COLLECTIVE taps into the collective conscious and lamentably shows there is no collective conscience.
Like the great conspiracy uncoverups – All the Presidents Men, Dark Waters, etc, COLLECTIVE plays into the collective conscious that corruption exists and thrives where conscience is in coma.
In 2015, a fire at Bucharest’s Colectiv club leaves 27 dead and 180 injured.
The safety standards of the venue are a scandal but the worst was yet to come.
Later, the death count mounts as more burn victims begin dying in hospitals from wounds that were not life-threatening.
Then a doctor blows the whistle to a team of investigative journalists. One revelation leads to another as the journalists start to uncover vast health care negligence and fraud.
Suppliers to hospitals were diluting disinfectants, standards dropped, profits rose, kickbacks more rife that staph through a surgical ward.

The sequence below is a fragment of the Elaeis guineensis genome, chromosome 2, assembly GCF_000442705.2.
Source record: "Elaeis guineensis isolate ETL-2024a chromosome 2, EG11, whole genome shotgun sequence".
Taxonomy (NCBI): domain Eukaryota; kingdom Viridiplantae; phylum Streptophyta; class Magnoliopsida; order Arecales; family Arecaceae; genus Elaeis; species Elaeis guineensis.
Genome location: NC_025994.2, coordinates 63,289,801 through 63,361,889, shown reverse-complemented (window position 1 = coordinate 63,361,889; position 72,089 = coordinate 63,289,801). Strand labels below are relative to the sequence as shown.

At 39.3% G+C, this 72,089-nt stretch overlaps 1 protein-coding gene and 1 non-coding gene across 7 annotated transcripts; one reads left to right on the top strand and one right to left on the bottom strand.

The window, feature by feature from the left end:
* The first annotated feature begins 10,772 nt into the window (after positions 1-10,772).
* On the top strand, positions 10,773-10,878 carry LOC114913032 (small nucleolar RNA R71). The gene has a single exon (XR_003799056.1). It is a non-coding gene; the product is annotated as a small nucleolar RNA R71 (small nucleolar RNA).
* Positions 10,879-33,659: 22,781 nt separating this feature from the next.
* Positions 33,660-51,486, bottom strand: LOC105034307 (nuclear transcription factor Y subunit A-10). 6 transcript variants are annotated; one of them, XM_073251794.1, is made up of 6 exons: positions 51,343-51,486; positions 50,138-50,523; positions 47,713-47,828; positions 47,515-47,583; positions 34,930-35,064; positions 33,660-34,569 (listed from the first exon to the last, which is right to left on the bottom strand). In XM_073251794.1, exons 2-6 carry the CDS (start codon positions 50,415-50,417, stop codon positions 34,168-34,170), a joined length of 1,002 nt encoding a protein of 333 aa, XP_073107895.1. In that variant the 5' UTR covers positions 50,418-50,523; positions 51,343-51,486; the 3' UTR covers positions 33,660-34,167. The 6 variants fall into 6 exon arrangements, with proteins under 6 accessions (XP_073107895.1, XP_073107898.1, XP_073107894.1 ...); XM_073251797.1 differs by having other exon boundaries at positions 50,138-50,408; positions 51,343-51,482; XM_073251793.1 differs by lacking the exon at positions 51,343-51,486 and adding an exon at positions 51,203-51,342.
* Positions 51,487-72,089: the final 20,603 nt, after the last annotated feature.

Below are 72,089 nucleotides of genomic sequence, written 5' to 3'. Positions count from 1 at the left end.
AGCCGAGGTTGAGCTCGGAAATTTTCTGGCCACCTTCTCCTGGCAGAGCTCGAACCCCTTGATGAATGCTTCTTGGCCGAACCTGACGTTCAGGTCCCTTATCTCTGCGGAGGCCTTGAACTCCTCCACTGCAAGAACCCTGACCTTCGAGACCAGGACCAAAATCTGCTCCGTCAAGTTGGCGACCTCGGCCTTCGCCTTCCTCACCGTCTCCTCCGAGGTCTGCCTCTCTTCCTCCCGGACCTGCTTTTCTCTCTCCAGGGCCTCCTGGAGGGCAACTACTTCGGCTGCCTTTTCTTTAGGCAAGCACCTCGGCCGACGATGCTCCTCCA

The Minister of Health resigned, a political scapegoat, and documentary film maker, Alexander Nanau’s team shadowed Vlad Voiculescu, an activist for patients’ rights, who became the new minister, as he tried to reform the system from within – an Herculian task considering the malpractice, not from doctors, but from bureaucrats, politicians and business entities.
Where graft should have been kept to treatment, it became a disease, a deadly epidemic of impropriety and profiteering.
Populism, incompetence and corruption lead to mystery and misery as, amid the suffering of survivors and the grieving of the bereft, a motor accident conveniently kills one of the major cohorts complicit in the conspiracy
The Romanian government’s handling of the pandemic does not give one cause for hope that the country’s health is in a heartier condition.
COLLECTIVE has justly received two Academy Award nominations for Best Documentary Feature and Best International Feature. It deserves to win both.
COLLECTIVE screens at the Dendy Newtown.